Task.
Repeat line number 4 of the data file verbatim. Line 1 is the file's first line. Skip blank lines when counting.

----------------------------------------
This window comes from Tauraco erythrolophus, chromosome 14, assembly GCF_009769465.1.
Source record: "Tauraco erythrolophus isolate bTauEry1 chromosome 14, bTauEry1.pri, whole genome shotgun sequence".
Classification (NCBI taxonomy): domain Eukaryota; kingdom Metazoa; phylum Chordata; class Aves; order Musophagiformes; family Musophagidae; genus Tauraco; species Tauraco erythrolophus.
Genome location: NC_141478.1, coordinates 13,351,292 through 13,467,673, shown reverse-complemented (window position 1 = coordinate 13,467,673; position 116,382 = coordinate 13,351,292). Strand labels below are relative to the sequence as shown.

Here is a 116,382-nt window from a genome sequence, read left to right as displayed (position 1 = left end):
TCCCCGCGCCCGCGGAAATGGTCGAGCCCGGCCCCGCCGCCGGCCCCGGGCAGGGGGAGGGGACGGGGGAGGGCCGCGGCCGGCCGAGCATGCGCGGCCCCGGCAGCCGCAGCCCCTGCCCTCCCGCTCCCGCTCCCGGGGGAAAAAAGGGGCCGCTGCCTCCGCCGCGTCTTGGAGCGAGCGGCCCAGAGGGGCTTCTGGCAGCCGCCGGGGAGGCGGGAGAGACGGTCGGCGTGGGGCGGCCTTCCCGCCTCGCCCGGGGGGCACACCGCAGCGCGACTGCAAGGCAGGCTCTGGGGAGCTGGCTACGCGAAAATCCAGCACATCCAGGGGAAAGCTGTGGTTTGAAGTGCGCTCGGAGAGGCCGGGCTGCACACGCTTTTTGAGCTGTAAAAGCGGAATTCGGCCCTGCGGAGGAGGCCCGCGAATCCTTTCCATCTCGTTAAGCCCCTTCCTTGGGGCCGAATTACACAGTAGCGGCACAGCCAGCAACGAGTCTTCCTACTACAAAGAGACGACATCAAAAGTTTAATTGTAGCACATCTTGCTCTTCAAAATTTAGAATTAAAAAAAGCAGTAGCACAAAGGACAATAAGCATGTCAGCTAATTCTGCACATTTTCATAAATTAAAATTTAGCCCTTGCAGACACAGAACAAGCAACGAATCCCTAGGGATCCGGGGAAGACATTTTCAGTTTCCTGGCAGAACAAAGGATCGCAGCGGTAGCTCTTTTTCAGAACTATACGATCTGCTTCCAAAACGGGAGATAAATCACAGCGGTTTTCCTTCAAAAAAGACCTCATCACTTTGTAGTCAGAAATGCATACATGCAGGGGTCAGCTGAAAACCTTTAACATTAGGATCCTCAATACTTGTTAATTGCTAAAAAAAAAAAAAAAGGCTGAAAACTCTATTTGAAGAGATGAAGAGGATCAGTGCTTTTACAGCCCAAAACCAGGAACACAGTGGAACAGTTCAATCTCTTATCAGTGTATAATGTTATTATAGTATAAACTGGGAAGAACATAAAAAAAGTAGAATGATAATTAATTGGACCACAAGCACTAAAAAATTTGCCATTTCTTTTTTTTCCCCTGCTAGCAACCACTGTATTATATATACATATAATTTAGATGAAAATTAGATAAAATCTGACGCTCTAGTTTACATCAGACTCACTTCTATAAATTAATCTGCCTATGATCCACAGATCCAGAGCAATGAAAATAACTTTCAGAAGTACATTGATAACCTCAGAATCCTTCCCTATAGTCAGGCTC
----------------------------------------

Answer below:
Genome location: NC_141478.1, coordinates 13,351,292 through 13,467,673, shown reverse-complemented (window position 1 = coordinate 13,467,673; position 116,382 = coordinate 13,351,292). Strand labels below are relative to the sequence as shown.